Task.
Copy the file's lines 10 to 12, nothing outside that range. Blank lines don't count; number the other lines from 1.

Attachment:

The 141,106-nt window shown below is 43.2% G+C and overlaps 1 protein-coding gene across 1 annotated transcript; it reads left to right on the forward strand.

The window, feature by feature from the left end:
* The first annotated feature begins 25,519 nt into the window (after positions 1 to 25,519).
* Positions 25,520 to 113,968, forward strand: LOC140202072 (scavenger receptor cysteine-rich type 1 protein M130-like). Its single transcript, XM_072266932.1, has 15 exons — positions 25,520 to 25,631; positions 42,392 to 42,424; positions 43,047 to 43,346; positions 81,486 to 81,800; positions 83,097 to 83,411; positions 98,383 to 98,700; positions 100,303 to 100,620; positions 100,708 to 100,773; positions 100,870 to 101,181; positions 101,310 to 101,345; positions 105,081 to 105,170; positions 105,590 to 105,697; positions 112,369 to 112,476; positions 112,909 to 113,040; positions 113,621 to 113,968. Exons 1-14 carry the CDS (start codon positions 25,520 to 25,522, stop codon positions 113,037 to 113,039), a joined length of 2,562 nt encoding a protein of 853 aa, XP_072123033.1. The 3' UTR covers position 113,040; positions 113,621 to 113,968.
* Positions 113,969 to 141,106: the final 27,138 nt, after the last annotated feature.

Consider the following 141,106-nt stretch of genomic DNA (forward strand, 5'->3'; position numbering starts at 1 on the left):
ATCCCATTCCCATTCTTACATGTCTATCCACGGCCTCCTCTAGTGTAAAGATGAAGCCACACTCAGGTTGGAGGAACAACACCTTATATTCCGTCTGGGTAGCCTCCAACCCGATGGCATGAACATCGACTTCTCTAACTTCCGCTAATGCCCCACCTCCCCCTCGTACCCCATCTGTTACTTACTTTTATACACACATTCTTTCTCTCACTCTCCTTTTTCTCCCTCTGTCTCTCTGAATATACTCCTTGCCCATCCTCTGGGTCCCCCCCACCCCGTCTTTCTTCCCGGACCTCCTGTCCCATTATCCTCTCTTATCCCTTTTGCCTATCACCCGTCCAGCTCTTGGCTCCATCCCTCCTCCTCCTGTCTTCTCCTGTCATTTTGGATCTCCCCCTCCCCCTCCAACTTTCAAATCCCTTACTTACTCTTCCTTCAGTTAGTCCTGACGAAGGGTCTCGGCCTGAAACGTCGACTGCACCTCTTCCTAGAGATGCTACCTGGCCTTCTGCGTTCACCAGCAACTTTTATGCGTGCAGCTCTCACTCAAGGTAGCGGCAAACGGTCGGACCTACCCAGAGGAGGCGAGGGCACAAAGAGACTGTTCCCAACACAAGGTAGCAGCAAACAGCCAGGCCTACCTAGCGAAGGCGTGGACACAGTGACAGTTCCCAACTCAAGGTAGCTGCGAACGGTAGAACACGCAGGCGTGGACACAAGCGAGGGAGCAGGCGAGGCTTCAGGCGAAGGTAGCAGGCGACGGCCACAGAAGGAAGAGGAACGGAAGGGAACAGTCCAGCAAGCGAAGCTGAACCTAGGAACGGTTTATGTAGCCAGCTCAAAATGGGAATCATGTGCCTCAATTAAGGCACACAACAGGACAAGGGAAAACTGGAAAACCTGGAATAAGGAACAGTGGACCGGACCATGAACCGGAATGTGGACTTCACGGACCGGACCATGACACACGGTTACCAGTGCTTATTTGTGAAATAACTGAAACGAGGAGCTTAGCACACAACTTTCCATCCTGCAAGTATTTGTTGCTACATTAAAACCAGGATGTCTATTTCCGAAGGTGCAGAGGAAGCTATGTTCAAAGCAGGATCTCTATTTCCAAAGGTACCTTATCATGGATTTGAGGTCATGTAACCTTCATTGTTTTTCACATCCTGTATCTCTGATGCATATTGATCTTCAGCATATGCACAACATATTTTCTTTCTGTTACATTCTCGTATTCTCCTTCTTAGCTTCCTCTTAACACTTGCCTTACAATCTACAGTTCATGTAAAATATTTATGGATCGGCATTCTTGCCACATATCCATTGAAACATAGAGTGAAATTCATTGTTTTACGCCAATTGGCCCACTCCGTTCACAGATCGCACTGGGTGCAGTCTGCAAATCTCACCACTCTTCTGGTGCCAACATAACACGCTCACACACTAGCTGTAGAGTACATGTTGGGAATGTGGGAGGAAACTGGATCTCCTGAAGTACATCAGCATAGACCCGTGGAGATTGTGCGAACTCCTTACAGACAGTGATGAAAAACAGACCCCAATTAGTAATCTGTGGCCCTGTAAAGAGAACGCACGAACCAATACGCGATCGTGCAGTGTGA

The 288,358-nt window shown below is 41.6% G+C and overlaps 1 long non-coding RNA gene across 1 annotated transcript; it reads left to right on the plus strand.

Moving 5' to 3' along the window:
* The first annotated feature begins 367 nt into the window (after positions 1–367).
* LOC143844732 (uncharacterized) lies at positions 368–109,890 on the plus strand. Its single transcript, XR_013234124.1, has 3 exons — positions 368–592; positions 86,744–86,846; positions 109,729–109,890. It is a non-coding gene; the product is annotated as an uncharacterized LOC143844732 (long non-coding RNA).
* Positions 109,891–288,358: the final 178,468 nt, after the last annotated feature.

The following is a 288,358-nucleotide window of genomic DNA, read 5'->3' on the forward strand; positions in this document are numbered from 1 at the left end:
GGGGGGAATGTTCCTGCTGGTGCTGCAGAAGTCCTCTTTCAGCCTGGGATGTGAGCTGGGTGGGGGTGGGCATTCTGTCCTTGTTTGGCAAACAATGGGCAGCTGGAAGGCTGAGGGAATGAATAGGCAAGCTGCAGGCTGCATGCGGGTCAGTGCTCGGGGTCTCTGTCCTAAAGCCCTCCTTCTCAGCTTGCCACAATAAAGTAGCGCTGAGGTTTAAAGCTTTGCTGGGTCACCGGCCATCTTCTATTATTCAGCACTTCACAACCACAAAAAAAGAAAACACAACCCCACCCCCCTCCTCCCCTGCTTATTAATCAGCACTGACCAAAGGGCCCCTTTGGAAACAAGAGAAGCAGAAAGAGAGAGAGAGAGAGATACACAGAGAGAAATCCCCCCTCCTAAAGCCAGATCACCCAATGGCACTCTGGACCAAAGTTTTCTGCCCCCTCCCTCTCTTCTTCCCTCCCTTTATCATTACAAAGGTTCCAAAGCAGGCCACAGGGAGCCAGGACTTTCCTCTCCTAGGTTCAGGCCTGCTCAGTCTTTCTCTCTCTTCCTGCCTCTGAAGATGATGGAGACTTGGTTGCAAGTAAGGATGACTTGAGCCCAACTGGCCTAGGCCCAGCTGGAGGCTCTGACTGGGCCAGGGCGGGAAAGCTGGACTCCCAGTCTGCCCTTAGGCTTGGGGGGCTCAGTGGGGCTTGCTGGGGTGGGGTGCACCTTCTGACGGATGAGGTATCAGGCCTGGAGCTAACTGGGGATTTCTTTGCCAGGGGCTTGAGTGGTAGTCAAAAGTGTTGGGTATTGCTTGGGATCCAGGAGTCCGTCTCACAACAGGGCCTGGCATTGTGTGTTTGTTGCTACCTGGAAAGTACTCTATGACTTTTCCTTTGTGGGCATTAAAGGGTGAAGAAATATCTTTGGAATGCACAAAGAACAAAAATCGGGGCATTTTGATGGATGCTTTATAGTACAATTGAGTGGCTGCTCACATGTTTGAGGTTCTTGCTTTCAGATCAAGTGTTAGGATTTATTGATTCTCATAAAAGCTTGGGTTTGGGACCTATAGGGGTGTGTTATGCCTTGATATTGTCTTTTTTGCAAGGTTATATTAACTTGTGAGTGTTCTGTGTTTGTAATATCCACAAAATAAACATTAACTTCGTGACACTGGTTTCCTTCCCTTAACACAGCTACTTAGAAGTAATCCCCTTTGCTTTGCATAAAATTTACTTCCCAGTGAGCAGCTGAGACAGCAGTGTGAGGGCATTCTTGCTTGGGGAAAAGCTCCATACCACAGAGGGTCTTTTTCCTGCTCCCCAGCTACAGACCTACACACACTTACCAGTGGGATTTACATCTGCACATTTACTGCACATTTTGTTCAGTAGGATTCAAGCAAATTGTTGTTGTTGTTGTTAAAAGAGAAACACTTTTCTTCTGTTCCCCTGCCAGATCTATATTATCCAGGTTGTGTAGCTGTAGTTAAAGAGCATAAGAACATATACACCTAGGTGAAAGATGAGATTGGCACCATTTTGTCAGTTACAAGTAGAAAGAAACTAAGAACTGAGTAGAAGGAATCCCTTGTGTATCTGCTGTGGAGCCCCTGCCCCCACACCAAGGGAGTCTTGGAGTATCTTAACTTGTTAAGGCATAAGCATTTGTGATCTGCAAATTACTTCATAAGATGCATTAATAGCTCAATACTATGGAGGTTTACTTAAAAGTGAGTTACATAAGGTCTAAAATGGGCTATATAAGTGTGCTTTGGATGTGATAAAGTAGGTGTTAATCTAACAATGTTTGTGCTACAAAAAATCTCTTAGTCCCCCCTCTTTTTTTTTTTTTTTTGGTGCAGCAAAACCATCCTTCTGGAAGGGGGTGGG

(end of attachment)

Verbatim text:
* The first annotated feature begins 367 nt into the window (after positions 1–367).
* LOC143844732 (uncharacterized) lies at positions 368–109,890 on the plus strand. Its single transcript, XR_013234124.1, has 3 exons — positions 368–592; positions 86,744–86,846; positions 109,729–109,890. It is a non-coding gene; the product is annotated as an uncharacterized LOC143844732 (long non-coding RNA).
* Positions 109,891–288,358: the final 178,468 nt, after the last annotated feature.